Alison Leamy (Snape)’s 1940s era book, The Story of the Lassie an Irish Setter. Jana O’Connor photo

85-year-old author reunited with childhood book penned in Saanich

Renovations at Saanich home turn up 70-year-old handmade book

A Saanich author and grandmother has been reunited with a booklet from her childhood about 72 years after she wrote it.

Alison Leamy isn’t quite sure when exactly she typed The Story of Lassie – an Irish Setter, but believes it was likely around 1945-46.

The 85-year-old was reunited with her book – dedicated to her dog Lassie – on Monday, about a week after contractor Myles Nagasaki discovered the artifact behind some old cabinets in a room of Jana and Seamus O’Connor’s house on Tattersall Drive.

Found this "book" in my 1929-built Saanich house. Anyone know how to find the family of the girl who wrote it?

“We figure it fell from a drawer into the crevice where it was,” Jana said. “It was obviously written by a child [Alison Snape] and we thought maybe she’s still around.”

Jana posted images of the notebook to Reddit (the Victoria section) and within 13 minutes there was a response from Leamy’s granddaughter, Robin Connelly.

“[Turns out] I’m still around,” Leamy joked. The grandmother visited the O’Connors in their home on Monday and explained how she’s been a Leamy most of her life, having married and raised a family. She brought her daughter Sheila Connelly and granddaughter Robin Connelly.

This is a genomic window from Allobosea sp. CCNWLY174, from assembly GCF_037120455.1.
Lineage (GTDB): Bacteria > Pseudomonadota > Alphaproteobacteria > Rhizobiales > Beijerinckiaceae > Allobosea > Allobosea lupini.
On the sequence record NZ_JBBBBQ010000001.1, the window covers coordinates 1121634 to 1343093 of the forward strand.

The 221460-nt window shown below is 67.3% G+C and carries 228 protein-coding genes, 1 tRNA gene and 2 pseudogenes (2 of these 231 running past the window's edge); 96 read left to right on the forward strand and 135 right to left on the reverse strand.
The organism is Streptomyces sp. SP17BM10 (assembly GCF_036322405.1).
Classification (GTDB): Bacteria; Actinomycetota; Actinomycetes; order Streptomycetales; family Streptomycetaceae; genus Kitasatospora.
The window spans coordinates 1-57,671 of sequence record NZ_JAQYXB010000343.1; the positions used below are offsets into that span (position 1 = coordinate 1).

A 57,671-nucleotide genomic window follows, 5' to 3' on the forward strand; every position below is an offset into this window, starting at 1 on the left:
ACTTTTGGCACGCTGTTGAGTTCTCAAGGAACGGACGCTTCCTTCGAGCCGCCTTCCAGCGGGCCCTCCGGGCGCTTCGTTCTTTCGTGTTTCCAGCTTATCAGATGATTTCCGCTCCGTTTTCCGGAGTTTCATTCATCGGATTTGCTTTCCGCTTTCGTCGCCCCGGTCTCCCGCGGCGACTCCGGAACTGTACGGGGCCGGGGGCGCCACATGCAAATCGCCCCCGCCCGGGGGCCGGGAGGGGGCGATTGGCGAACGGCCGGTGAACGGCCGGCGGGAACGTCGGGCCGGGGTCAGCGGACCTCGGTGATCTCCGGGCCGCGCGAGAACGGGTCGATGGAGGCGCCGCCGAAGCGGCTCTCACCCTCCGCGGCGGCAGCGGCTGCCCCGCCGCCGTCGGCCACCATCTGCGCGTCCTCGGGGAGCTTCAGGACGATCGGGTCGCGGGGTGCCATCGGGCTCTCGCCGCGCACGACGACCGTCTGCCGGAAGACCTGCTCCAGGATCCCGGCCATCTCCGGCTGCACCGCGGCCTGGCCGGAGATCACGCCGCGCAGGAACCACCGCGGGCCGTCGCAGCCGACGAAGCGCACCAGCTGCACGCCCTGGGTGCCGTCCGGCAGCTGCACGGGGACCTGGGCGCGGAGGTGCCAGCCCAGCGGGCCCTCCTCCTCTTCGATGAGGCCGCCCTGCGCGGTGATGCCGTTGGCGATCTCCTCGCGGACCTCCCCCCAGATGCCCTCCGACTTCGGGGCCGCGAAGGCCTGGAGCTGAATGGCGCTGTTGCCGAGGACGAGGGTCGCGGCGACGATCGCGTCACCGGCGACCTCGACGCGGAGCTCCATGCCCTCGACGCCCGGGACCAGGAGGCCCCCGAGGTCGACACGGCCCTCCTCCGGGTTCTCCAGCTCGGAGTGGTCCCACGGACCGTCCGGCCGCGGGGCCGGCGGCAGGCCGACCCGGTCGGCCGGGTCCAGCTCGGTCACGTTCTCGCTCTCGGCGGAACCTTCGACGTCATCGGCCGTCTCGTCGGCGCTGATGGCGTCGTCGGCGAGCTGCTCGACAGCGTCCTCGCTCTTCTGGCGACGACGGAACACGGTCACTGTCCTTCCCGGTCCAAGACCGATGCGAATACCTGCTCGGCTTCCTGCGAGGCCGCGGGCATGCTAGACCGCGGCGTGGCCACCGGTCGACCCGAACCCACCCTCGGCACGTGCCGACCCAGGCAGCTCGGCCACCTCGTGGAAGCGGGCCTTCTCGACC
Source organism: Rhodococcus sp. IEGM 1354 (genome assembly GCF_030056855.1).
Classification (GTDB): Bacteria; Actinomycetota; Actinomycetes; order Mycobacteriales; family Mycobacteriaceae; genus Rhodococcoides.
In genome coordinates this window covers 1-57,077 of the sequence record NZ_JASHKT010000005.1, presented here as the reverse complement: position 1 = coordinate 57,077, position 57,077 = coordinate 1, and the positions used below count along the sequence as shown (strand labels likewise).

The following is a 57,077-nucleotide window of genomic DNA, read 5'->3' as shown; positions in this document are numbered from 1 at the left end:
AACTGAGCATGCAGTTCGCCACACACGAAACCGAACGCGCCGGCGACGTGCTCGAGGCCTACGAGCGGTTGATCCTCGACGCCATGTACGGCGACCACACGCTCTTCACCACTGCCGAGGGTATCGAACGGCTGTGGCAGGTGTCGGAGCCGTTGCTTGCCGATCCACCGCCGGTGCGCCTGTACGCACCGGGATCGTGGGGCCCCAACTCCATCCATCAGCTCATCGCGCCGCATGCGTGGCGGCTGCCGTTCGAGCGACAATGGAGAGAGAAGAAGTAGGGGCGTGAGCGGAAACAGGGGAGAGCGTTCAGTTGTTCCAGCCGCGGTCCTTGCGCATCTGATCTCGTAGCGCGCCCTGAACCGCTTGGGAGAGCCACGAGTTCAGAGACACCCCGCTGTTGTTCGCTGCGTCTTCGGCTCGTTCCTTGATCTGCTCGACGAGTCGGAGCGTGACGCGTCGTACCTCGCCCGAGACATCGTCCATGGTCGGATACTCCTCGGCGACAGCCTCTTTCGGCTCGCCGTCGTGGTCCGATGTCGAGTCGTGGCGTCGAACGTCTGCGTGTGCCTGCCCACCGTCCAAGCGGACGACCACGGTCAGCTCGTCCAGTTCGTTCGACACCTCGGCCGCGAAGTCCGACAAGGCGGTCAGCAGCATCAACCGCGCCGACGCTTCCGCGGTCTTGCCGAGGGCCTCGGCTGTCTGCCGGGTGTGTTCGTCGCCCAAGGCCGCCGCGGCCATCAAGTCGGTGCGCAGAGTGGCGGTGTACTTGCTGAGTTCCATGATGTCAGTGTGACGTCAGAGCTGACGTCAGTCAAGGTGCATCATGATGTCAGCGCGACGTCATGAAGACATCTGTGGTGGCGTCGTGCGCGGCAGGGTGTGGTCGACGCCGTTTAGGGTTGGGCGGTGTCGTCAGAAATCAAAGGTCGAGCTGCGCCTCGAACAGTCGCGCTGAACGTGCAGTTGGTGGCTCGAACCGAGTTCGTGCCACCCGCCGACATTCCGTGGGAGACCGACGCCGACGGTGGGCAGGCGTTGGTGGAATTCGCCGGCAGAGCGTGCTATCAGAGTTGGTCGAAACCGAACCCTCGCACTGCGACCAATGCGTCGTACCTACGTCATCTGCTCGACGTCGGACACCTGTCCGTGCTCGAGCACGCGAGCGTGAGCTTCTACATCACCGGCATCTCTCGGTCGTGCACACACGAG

As a youngster, Leamy grew up in the historic 1912 Duke mansion which was later converted into apartments and neighbours the O’Connors’ house (which she also lived in, but later). It’s at the Duke mansion – built by Dr. Valentine Duke – she helped raise Irish setters that had such a great reputation, the assistant of the King of Siam (Thailand) once called to purchase one (but none were available).

One of those setters was Lassie, her own dog and the subject of The Story of Lassie – an Irish Setter. The book, typed on her grandfather’s Corona typewriter, paints a detailed picture of Leamy’s and Lassie’s life in the mid 1940s. Poor Lassie was very beautiful with her red hair but failed to win first prize in a dog show at Crystal Gardens, sometime in the mid 1940s.

“I don’t know if I wrote the book because I was upset that Lassie didn’t win first or if it was to make Lassie feel better,” Leamy said. “I loved her very much. I recognize the book but I don’t recall writing it.”

At one point there were 16 setter puppies in the Duke mansion, as Lassie and her mom (who was the family’s original setter shipped in from England) had litters at the same time.

Leamy’s grandparents built a smaller house in 1929 that neighbours the Duke mansion. The smaller home was built for Leamy’s aunt and remained in the family until 1977. The O’Connors, a family of five, purchased the home in 2015.

Leamy’s parents later moved into the O’Connor home and stored belongings there, which explains how the book came to be in the O’Connors’ possession. It’s now been returned to its rightful owner.

“It was great to have [Leamy] here,” Jana said. “We toured the house and she showed us what things used to be different.”

reporter@saanichnews.com

 

Alison Leamy (Snape)’s 1940s era book, The Story of the Lassie an Irish Setter. Jana O’Connor photo Alison Leamy (Snape)’s 1940s era book, The Story of the Lassie an Irish Setter. Jana O’Connor photo

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